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Friday, June 21, 2024

I'm starting to notice something here.

Apparently, the issue of a lack of advisers in UF's College of Liberal Arts and Sciences has come up again - just days after a new technology fee was announced. The technology problem that should have been "remedied" by the technology fee was brought up on the heels of the Florida Tomorrow campaign.

The campaign, which is raising obscene amounts of money for the future while ignoring the present, turned our eyes away from a 5-percent tuition hike, which was supposed to be the most logical alternative to UF President Bernie Machen's proposed ,1,000 Academic Enhancement Program fee.

That fee was lauded as the panacea for all of UF's original financial ails, money from parents' pockets that Bright Futures could never provide.

Next thing you know, Machen will propose an advising fee - right before he discusses the lack of housing on campus.

Oh, Bernie, why must you beguile us so? The students, parents and teachers you have served for four years deserve better than this.

Oh wait, now I know, you want UF in the top 10 of a magazine that draws a lot of controversy for its overly mathematical approach to ranking colleges.

Loyal readers, consider what Machen did the last time he was a college president.

The University of Utah, his old employer, is not a Top-10 public university. In fact, it isn't even ranked anywhere on the list. On their profile, the Utes are listed as a third-tier school - out of four tiers.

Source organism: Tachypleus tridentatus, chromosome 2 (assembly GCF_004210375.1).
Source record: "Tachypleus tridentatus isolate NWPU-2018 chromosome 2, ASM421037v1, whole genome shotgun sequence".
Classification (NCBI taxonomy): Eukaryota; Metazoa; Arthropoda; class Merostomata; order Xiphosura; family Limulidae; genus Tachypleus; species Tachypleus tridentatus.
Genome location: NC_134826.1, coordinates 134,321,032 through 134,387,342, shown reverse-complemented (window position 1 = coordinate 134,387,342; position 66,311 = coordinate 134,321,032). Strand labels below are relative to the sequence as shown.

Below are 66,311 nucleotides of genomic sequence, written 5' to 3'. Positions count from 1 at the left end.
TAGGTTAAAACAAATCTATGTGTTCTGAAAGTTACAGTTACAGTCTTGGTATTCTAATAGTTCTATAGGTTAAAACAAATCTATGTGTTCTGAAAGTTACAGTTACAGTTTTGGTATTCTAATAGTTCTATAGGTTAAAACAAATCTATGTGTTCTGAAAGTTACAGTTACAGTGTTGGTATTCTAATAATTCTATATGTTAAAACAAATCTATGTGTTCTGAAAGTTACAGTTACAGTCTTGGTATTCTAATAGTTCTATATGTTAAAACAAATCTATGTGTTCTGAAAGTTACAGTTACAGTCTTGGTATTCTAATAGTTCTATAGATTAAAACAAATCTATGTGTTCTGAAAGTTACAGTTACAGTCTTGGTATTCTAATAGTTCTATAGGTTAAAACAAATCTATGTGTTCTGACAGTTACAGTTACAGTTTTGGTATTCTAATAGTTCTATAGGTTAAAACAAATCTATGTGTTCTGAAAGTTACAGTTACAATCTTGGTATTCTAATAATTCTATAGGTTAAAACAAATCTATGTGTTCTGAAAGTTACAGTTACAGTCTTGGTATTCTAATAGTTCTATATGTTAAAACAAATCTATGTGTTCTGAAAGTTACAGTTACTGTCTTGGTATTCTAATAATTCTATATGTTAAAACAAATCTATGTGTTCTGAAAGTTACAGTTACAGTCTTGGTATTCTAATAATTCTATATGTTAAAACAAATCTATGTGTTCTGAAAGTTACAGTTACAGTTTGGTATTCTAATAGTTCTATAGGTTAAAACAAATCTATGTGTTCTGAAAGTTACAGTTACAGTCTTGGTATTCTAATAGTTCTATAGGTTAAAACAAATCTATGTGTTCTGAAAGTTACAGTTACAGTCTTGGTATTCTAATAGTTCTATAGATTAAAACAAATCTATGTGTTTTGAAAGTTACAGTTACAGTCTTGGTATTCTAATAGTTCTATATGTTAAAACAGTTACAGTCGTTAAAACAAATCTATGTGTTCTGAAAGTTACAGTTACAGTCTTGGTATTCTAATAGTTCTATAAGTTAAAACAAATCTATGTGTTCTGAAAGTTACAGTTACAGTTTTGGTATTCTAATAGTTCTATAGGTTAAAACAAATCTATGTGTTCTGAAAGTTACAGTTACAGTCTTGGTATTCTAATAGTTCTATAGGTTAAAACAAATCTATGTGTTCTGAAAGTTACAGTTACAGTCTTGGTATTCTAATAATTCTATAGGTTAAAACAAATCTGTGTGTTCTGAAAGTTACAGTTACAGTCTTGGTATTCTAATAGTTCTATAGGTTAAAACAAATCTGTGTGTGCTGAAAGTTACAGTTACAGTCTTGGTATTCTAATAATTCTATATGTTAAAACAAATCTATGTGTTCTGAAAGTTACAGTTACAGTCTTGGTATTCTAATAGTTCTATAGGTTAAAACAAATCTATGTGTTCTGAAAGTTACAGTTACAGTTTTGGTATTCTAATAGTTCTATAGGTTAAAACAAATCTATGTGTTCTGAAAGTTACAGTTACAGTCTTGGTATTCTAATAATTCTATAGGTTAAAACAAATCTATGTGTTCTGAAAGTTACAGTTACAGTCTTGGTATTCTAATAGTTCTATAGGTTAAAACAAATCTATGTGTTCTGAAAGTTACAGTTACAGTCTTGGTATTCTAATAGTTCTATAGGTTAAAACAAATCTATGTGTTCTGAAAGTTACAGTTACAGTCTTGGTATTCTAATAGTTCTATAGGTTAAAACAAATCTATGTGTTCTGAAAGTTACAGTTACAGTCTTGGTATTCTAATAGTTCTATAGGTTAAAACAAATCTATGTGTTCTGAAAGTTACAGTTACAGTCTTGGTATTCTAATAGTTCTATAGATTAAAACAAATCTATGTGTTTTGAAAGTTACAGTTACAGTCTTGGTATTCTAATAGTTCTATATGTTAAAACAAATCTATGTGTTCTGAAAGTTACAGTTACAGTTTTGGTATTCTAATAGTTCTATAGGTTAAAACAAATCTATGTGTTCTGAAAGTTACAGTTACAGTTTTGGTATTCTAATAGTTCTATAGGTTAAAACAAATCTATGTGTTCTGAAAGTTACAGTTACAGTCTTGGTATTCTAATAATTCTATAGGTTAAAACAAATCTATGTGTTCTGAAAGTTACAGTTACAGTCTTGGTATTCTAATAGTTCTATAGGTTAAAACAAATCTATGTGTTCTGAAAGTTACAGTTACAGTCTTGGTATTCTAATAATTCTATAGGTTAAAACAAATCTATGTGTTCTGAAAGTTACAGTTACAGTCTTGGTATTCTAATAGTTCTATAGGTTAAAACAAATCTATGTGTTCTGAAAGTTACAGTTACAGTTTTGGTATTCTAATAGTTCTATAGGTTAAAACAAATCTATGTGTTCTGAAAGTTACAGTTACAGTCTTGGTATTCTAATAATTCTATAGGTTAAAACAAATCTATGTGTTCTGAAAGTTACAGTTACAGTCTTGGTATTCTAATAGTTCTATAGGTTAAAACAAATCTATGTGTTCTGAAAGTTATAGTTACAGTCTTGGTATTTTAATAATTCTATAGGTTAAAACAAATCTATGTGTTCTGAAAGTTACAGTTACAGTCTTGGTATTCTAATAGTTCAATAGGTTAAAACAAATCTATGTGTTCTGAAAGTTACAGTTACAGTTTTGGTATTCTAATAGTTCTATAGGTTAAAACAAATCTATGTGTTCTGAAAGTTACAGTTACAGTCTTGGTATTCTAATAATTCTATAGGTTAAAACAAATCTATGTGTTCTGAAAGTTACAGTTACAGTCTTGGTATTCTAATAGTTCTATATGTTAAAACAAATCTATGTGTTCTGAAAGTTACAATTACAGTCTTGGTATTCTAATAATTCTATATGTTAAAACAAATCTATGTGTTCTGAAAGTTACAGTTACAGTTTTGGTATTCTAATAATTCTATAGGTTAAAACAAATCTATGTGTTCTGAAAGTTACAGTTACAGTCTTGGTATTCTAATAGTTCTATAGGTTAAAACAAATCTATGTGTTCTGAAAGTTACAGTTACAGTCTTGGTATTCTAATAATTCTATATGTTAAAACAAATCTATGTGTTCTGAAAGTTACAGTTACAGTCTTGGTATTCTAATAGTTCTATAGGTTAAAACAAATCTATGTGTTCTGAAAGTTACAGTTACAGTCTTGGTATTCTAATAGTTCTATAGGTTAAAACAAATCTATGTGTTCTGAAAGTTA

The national average for in-state tuition is about ,5,500, according to a CNN article. The higher the tuition, the more money and "prestige." This year, Utah's in-state tuition is about ,5,000, while UF's is about ,3,300.

A university's endowment is a measure of how much schools can spend on projects to improve its prestige. Utah's endowment is about ,509,000 - about half of ours.

On Monday, members of Students for a Democratic Society were protesting Machen's potential investment in the war in Iraq. After all, a school with money from the war could raise its rankings even more.

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Florida, while being one of the most populous states in the country, also has one of the lowest tuitions. Even though those low prices are good news for parents and students, they provide lower revenues for universities, which must teach with fewer resources than universities in other states.

As such, Bright Futures makes public universities more competitive with out-of-state colleges and private universities, which charge more tuition and give more aid, but it is also a Faustian bargain.

Because the program is funded by the Florida Lottery, gamblers must first lose thousands of dollars of their own money for students to get a college education. If tuition went up, if more students qualified for more aid money and if people bought fewer tickets, that would form the perfect recipe for the scholarship program's collapse. That's why so many of the new fees aren't covered by Bright Futures.

And when U.S. News' rankings were released this year, UF slipped from 13th to 17th. If Machen couldn't do anything for a school ranked near the bottom of the barrel, what can he do for a Top-20 flagship state university?

Very little, if anything.

Vincent Gagliano is a sophomore majoring in physics. His column appears on Wednesdays.

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